Lawmakers target Dahlan and his antics
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Lawmakers long annoyed by Dahlan Iskan’s antics are blaming the state-owned enterprises minister for an alleged leadership mishap that led to the state suffering Rp 36 trillion (US$3.78 billion) in losses.
In response to a report by the Supreme Audit Agency (BPK) on the performance of PT Perusahaan Listrik Negara (PLN), of which Dahlan was a president director from 2009 to 2011, legislators scheduled an impromptu hearing session on Monday and demanded answers.
The BPK report shows that Dahlan was responsible for PLN purchasing diesel-powered electricity generators following its inability to meet deadlines on the construction of coal-powered generators in the 10,000 Megawatt projects.
The report concluded that the decision, which led to soaring electricity subsidies, was a result of poor management of the company’s energy mix.
To the dismay of legislators, none of their top invitees attended the hearing. Dahlan preferred to accompany President Susilo Bambang Yudhoyono in Yogyakarta for a microfinancing event, with Energy and Mineral Resources Minister Jero Wacik also being present.
“We invited Dahlan Iskan so that he could clarify a recent report from the BPK saying that the state had lost Rp 36 trillion thanks to the poor management of PLN during 2009-2010,” said Effendi Simbolon of the government’s opposition party, the Indonesian Democratic Party of Struggle (PDI-P).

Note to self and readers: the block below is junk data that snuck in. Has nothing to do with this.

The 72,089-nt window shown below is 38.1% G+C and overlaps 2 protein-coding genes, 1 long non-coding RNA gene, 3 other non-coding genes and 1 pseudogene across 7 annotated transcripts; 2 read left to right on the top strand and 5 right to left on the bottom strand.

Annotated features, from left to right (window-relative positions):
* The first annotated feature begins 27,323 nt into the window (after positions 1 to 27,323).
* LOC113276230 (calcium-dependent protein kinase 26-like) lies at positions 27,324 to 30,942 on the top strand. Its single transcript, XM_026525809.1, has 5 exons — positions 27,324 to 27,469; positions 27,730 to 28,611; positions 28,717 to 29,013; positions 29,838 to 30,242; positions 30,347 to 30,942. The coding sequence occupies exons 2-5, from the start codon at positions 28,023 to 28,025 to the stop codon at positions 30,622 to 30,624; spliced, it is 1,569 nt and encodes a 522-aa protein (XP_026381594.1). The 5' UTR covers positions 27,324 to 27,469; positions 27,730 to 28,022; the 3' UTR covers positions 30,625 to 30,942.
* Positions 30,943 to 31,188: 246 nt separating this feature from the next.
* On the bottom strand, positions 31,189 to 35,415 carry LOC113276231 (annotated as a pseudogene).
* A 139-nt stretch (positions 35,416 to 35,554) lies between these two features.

Effendi said investigations into similar cases in the past had led to uncovering corrupt practices. He said the hearing would be rescheduled to Wednesday as many lawmakers were eager to ask questions.
As a minister, Dahlan has previously skipped two sessions at the House of Representatives.
House Speaker Marzuki Alie, notorious for his controversial comments, lambasted Dahlan (also a media mogul through his ownership in Jawa Pos Group) for his media antics, saying that Dahlan should “stop wasting his time sweet-talking the media and start to focus on his job.”
On social media website Twitter, Marzuki also criticized Dahlan, who he said “had been indulging himself in the media while completely forgetting his profession”, adding that the current state of PLN, which is both cash-strapped as well as having many blackouts, was down to the management of PLN under Dahlan.
Dahlan has long been considered a media darling thanks to his low profile persona and ability to engage with people from all walks of life, which included spending a night at a random farmer’s house. There has been speculation that attention-seeking Dahlan was vying for a presidential seat in 2014. No political party, however, openly showed support for him.
A political observer at the University of Indonesia, Iberamsjah, told The Jakarta Post that lawmakers were “clearly” unimpressed with Dahlan, and that his popularity had aggravated other politicians.
“If the lawmakers want to attack Dahlan, I think it is understandable,” he said.
On the other hand, Iberamsjah said that Dahlan must stop his antics in the public eye, and added, “It is high time for him to focus on his job.”